Yossi’s Wine Page

Archive for the month “September, 2014”

16th Annual Judean Hills Wine Festival and Fair

While not so common just a few years ago, wine festivals now abound in Israel. And though there are several regional wine festivals that take place annually in various parts of the country, I believe the Judean Hills Wine Festival, now in its 16th year, is senior among them.

Certainly this is my favorite regional wine festival in Israel, partly because of the warm friendships I’ve developed with quite a few of the winemakers, and partly because I particularly enjoy wines made from Judean Hills grapes.

In any event, though details are still sparse, this year’s Judean Hills Wine Festival has been announced, and the published dates are for the weekends between 23 Oct and 20 Nov 2014. Seeing as how 20 Nov is a Thursday, this seems a bit strange and I will try to get clarification. Check back for updates.

Judean Hills Wine Festival (23 Oct - 20 Nov 14)

The festival will kick off on October 23rd with the traditional wine fair, beginning at 19:30. The fair will be held again at Mini Israel near Latroun, as it was last year. Most, of the Judean Hills wineries will be participating in the fair, where they will be pouring their newest wines for your tasting pleasure. In the past, the admission fee got you a glass (that you get to keep) and unlimited tastings (but don’t get carried away: tastings are for tasting not for putting on a buzz  – for that you should buy a few bottles). I imagine this year will be the same.

I have not yet seen a list of participating wineries, nor have I seen any information about ticket prices, advanced ticket sales, etc. I will post updates if and when I have any new information to share.

Judean Hills Wine Fair (23 Oct 14)

On the four Fridays of the festival – Oct 24 & 31, Nov 7 & 14 – there will be organized bus trips to wineries in the area. Each trip will visit three different wineries. Space is limited, so if you are interested, call 02-990-0903 or 1-800-800-242 0r *8108 for information and to make reservations.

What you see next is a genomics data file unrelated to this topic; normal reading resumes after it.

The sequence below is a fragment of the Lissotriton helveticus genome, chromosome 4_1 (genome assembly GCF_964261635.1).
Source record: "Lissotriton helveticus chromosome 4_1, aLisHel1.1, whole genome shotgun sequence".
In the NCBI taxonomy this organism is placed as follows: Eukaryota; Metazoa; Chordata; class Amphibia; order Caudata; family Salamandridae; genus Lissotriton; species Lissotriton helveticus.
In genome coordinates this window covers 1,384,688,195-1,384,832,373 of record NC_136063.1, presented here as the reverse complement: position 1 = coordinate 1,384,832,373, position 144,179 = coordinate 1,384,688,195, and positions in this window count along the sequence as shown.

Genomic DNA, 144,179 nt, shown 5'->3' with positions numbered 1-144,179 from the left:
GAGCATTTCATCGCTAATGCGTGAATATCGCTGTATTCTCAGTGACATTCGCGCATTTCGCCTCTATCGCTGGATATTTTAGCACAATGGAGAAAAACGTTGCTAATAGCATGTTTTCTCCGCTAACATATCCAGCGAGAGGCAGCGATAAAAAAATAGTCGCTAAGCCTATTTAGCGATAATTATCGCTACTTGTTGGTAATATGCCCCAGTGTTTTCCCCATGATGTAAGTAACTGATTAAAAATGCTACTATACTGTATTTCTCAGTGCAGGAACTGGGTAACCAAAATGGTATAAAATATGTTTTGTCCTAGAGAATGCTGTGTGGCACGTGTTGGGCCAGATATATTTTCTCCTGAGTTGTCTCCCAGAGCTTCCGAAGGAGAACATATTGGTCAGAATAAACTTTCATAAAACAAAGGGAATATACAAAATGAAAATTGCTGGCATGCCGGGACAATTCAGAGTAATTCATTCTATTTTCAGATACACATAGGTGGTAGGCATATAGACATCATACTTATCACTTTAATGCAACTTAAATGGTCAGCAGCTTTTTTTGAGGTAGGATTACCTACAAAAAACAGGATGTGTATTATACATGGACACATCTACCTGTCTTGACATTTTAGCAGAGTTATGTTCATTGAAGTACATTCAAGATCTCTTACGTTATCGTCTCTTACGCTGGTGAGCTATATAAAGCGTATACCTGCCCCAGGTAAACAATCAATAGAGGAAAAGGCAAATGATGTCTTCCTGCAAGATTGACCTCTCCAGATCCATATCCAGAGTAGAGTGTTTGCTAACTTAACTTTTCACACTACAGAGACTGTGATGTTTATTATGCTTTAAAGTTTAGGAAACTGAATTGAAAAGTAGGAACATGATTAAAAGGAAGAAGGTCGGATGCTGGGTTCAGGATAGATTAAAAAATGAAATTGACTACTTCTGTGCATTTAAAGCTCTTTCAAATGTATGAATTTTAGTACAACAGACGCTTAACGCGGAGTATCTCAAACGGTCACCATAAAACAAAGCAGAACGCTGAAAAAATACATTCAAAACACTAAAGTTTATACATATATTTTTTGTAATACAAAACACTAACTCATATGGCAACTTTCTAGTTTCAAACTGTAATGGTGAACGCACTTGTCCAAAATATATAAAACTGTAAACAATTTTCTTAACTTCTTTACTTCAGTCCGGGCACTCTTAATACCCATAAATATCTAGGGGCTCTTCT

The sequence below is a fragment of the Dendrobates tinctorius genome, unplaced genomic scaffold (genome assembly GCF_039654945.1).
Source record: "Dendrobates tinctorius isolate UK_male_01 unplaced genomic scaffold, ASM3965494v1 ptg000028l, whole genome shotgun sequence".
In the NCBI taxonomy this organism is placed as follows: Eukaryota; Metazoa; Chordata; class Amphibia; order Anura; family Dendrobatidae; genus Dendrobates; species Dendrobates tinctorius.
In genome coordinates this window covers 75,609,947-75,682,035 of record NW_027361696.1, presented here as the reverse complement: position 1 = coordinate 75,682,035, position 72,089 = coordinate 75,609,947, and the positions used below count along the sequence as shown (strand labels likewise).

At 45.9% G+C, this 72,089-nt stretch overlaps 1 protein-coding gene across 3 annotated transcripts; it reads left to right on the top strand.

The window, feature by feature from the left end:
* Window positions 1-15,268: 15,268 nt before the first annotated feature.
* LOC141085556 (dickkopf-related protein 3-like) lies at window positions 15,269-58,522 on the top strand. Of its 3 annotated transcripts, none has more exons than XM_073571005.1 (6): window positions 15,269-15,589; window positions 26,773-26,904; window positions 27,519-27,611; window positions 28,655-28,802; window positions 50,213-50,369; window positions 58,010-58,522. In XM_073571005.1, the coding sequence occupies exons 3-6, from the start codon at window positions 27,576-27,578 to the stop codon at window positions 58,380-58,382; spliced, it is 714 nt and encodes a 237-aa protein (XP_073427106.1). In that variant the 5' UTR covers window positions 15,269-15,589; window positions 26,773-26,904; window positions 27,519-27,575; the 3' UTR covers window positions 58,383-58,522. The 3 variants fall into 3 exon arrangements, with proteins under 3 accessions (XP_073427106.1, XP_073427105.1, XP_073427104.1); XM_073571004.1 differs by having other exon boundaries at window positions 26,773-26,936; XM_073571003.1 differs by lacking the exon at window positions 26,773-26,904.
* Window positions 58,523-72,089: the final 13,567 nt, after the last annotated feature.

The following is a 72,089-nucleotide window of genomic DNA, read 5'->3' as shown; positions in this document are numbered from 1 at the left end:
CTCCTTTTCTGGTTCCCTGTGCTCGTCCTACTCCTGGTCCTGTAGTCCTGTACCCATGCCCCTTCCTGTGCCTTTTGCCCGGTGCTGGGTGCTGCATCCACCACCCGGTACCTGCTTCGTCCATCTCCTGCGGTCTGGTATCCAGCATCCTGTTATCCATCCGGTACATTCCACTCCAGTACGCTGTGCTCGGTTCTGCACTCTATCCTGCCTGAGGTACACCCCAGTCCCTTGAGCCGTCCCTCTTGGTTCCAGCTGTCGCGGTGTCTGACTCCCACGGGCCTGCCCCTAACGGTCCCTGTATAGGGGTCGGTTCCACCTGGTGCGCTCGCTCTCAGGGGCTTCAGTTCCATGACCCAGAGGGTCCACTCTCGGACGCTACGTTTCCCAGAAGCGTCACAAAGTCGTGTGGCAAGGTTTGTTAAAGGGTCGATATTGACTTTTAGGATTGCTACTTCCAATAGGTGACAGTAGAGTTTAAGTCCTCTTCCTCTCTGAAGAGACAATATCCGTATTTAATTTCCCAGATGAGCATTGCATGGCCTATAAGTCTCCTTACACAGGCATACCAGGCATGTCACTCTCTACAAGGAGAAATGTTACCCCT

During the weekends of the festival most of the Judean Hills Wineries are open to the public for visits. It’s always a good idea to call a winery before visiting, especially on Shabbat, since some of the kosher wineries will be closed. Most of the wineries are listed, with contact information (just click on the winery) on this page of the tour-yehuda website.

The tour-yehuda website has a map of the Judean Hills Wineries, but it appears to be a bit out-of-date, and the legend showing the winery names is missing. As an alternative, have a look at my Google map of wineries in Israel; most of the Judean Hills wineries are there, with contact information.

Check back here or at the tour-yehuda.org.il and m-yehuda.org.il websites for more information and updates.

 

A Wine to Watch

Last Friday I went to the annual pre Rosh Hashana tasting at the Poizner Winery in Zikhron Ya’akov.

Yoav Poizner, the winemaker, produces some 2,500 bottles a year, all from the family’s own vineyards where they grow Cabernet Sauvignon, Merlot, Syrah, Petit Verdot, Carignan, and Malbec. (Yoav claims that Poizner’s Malbec is the oldest in the region.)

Poizner’s philosophy is to produce wines that suit the Mediterranean climate, so none are terribly heavy or overpowering. All the wines I tasted are quite nice for the warm weather, despite their high alcohol content (~14 – 14.5%), and probably wouldn’t mind being served slightly chilled.

The wines presented at the event were:

  • Merlot 2009 (with 5% Malbec)
  • Cabernet Sauvignon 2010 (with a bit of Petit Verdot and Malbec)
  • Syrah 2010 (with a bit of Petit Verdot and Cabernet Sauvignon)
  • 2010 Milack Valley (Wadi Milek) blend (45% Cabernet Sauvignon, 30% Merlot, 20% Petit Verdot, and 5 % Malbec)

All of the wines were rather pleasant, and to my surprised I actually preferred the Cabernet Sauvignon over the others, as it exhibited greater complexity.

The Merlot was unusual in that it was not at all overly fruity, and the Syrah surprised me by being rather one dimensional. The Maleck Valley blend was nicely balanced and remarkably light.

After trying the “official” wines of the event, Yoav let me sample the 2011 blend, which is in a stainless tank just waiting to be bottled. This unusual blend of Carignan, Petit Verdot, Syrah, and Malbec is altogether different from the 2010, and is by far the most enjoyable Poizner wine I have had to date. The flavors are intricate and nicely balanced, the tannins are smooth and well integrated. And with light to medium body I believe it will go well with a wide range or foods, while standing quite nicely on its own as well.

Release of the 2011 blend is scheduled for Pesach 2015, and I intend to be at the front of the line to get some.

Wishing everyone a year of peace, health, fun, happiness, and of course, lots of good wine.

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